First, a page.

Training & Education View post tag: Bonhomme View post tag: celebrates View post tag: USS View post tag: Navy View post tag: Black View post tag: Richard View post tag: Naval USS Bonhomme Richard Celebrates Black History Month USS Bonhomme Richard (LHD 6) celebrated African-American History Month Feb. 25 commemorating the accomplishments and contributions of African-American women, in line with the national theme this year “Black Women in American History and Culture.”The program featured songs, tributes, and a poem by crew-members searving aboard the “Revolutionary Gator.”“Singing is one of my favorite pastimes,” said Aviation Boatswain’s Mate Airman Crystal Jackson, who sung Sam Cooke’s “A Change Gonna Come.” “So, whenever I’m asked to sing for celebrations commemorating my heritage, I feel a deep sense of obligation and honored at the same time.” Aviation Maintenance Administrationman 1st Class Lashonda Malone served as guest speaker.“I was so honored that the crew chose me,” said Malone. “This is something I will always remember and I will be forever grateful for having had this opportunity.”Malone spoke of African-American women past and present who have greatly influenced the rich history of America, but specifically acknowledged a female master chief who mentored her at a previous command as having the greatest impact on her life and career. “Rosa Parks is someone we all grew up learning about and Maya Angelou is one of the most renowned poets and authors of our time,” said Malone. “However, the lady who has had the greatest impact on my life serves in the military as I do, and has been a mentor helping guide me both in my personal life as well as in my 17-year career of naval service.”Malone added that she had to overcome many obstacles in her career, and if it had not been for the plight of those African-American women who came before her that she would not be where she is today.As the crew dispersed from the hangar bay, BHR concluded its African-American History Month celebration with a cake-cutting ceremony held on the mess decks. “All I can say is, what a great program,” said Culinary Specialist 3rd Class Sakana Gray. “It’s always good to see such amazing talent and to hear of those things that have brought us to where we are now.”[mappress]Naval Today Staff , February 28, 2012 View post tag: month View post tag: News by topic Back to overview,Home naval-today USS Bonhomme Richard Celebrates Black History Month View post tag: history February 28, 2012 Share this article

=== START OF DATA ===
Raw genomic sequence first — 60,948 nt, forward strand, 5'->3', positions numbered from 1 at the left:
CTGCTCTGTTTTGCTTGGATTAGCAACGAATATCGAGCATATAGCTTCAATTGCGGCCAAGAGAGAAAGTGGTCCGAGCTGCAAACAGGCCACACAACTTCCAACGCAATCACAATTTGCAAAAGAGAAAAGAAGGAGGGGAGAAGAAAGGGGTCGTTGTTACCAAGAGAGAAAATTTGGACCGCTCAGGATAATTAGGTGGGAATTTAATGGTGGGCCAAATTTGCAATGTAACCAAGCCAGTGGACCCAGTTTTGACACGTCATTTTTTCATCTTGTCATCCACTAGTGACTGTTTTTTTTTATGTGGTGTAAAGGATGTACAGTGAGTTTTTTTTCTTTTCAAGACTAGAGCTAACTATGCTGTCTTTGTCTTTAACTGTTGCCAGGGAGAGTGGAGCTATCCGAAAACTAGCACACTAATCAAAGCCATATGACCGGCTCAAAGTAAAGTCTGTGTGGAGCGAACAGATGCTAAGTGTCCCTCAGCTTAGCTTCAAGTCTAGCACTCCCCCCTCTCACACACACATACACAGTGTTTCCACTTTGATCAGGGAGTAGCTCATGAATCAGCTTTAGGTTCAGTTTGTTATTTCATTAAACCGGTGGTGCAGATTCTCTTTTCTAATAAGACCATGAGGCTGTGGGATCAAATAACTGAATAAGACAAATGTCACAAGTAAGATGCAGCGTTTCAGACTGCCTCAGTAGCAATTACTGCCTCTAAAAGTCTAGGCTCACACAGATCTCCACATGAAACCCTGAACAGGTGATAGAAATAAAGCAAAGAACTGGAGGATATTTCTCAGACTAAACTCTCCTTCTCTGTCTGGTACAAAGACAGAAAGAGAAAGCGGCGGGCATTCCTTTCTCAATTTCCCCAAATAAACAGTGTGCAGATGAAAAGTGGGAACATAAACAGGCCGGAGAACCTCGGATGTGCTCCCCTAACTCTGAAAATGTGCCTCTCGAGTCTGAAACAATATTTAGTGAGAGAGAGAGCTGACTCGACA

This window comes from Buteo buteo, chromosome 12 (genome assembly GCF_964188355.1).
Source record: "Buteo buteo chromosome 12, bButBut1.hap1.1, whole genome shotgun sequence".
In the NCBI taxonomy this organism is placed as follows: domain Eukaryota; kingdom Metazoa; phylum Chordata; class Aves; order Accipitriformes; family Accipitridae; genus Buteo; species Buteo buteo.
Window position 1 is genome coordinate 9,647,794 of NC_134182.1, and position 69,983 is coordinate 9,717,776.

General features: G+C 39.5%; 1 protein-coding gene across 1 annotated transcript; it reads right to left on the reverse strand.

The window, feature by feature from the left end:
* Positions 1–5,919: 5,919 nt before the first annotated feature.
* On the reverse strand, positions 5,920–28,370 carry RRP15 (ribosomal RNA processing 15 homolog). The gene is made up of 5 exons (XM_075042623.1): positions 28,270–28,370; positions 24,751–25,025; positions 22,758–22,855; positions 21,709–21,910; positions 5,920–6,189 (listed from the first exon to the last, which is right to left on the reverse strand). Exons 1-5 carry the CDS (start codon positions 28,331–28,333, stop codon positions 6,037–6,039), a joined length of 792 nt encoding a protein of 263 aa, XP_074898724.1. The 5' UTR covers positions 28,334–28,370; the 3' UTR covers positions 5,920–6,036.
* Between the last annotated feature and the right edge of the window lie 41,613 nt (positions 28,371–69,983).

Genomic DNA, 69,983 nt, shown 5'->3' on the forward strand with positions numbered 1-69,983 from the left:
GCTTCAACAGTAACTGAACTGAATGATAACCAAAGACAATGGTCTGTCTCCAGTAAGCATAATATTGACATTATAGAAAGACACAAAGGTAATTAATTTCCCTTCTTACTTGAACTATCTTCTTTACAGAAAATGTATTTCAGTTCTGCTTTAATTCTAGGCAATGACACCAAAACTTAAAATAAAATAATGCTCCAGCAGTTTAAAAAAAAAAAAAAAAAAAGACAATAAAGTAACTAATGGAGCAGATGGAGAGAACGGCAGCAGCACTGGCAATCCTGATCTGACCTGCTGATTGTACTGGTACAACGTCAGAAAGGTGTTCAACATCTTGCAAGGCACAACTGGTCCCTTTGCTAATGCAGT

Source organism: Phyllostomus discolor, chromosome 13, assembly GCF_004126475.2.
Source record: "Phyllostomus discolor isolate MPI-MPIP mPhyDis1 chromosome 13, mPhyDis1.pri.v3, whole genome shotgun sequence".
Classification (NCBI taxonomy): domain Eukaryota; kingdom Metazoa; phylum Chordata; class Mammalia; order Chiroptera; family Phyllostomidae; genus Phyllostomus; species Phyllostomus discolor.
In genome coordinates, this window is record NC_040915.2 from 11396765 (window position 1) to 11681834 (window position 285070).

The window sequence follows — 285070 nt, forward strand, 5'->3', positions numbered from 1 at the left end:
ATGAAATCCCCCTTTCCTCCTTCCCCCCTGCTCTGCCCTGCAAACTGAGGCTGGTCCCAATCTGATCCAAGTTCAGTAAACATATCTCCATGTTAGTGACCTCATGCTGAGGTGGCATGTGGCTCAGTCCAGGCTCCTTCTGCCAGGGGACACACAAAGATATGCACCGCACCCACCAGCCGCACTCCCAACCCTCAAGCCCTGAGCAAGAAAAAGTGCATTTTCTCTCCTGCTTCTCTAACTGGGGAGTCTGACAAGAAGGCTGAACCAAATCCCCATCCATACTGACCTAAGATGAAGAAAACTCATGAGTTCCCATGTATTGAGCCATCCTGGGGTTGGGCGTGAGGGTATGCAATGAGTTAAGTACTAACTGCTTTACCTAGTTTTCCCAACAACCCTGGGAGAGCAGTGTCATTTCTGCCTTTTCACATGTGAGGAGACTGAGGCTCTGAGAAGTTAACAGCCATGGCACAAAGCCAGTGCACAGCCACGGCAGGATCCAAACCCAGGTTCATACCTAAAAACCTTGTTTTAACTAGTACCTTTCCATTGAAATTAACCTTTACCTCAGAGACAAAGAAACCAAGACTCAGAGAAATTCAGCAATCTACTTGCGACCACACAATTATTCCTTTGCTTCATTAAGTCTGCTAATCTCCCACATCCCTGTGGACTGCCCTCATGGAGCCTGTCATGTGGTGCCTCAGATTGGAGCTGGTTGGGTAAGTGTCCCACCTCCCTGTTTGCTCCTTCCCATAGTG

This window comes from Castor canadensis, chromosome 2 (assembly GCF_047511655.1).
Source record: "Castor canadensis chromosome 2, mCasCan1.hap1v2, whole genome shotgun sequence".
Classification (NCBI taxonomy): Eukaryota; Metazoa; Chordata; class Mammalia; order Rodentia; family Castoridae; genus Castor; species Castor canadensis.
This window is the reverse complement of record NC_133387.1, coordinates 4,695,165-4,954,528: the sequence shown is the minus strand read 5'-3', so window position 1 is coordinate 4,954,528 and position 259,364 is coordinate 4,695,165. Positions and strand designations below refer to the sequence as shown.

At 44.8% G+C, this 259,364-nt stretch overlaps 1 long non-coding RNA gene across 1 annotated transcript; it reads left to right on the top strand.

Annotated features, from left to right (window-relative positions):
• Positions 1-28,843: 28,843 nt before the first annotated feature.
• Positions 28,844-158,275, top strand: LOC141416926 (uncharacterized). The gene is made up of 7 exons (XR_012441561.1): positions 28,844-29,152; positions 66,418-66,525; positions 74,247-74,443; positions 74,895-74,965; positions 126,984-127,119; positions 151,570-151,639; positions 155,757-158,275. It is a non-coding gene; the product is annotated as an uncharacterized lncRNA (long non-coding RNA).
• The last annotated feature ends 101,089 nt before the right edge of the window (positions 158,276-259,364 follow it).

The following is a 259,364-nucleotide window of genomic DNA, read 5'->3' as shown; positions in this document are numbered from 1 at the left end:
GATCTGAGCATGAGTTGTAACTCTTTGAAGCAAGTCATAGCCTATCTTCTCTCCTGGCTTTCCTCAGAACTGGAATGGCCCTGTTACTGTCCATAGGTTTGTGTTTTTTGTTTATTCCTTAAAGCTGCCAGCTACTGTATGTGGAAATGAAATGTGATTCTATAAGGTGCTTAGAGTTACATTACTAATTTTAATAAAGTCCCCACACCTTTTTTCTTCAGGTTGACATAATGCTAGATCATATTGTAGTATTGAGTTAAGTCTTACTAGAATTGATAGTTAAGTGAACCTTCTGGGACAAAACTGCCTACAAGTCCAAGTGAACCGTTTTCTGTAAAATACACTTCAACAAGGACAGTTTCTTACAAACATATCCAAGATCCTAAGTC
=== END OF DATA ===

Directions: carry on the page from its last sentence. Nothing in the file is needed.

The U.S. Navy is set to christen its thirteenth Virginia-class submarine USS Illinois on October 29.The christening ceremony will take in Groton, Connecticut, where the boat was built by General Dynamics Electric Boat.What makes USS Illinois stand out is that it is a Block III Virginia ship incorporating two tubes with twelve missiles instead of twelve separate missile tubes – a feature borrowed from the Ohio-class SSGNs. Block III submarines from boat eleven onward also feature a revised bow and a number of other changes.Construction on USS Illinois started in June 2014 with U.S. first lady Michelle Obama as the ship’s sponsor. The first lady christened the boat on October 10, 2015.Adm. John Richardson, chief of naval operations, will deliver the ceremony’s principal address. First Lady Michelle Obama will serve as the ship’s sponsor and give the order to “man our ship and bring her to life!”“USS Illinois is one of the most technologically advanced platforms in the world,” said the Ray Mabus, secretary of the Navy. “This submarine represents not only the Navy’s lasting connection to the state of Illinois but also the American innovation and manufacturing skill that have given us such a powerful advantage, making us the most powerful expeditionary fighting force the world has ever known.” US Navy to commission Virginia-class submarine USS Illinois Authorities Share this article View post tag: USS Illinois View post tag: US Navy October 28, 2016 View post tag: Virginia-Class Back to overview,Home naval-today US Navy to commission Virginia-class submarine USS Illinois